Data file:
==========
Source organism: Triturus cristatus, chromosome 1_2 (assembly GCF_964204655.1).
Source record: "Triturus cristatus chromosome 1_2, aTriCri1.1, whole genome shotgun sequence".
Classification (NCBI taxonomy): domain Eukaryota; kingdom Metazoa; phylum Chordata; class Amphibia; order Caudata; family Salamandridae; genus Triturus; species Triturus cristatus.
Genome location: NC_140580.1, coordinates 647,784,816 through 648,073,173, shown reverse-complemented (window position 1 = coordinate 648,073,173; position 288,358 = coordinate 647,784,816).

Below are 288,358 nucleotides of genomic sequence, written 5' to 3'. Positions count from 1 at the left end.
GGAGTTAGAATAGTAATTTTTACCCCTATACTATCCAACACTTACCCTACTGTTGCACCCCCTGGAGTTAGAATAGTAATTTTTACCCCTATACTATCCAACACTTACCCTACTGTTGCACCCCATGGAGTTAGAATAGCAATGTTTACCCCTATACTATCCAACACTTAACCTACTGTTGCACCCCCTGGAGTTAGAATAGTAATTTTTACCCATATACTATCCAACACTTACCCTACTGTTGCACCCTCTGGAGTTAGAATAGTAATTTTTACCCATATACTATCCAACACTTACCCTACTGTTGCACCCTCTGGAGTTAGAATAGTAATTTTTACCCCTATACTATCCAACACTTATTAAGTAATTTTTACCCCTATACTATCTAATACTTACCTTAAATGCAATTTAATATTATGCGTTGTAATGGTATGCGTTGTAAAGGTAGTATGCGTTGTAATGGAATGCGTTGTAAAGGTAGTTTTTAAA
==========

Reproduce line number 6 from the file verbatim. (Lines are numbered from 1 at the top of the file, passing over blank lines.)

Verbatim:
GGAGTTAGAATAGTAATTTTTACCCCTATACTATCCAACACTTACCCTACTGTTGCACCCCCTGGAGTTAGAATAGTAATTTTTACCCCTATACTATCCAACACTTACCCTACTGTTGCACCCCATGGAGTTAGAATAGCAATGTTTACCCCTATACTATCCAACACTTAACCTACTGTTGCACCCCCTGGAGTTAGAATAGTAATTTTTACCCATATACTATCCAACACTTACCCTACTGTTGCACCCTCTGGAGTTAGAATAGTAATTTTTACCCATATACTATCCAACACTTACCCTACTGTTGCACCCTCTGGAGTTAGAATAGTAATTTTTACCCCTATACTATCCAACACTTATTAAGTAATTTTTACCCCTATACTATCTAATACTTACCTTAAATGCAATTTAATATTATGCGTTGTAATGGTATGCGTTGTAAAGGTAGTATGCGTTGTAATGGAATGCGTTGTAAAGGTAGTTTTTAAA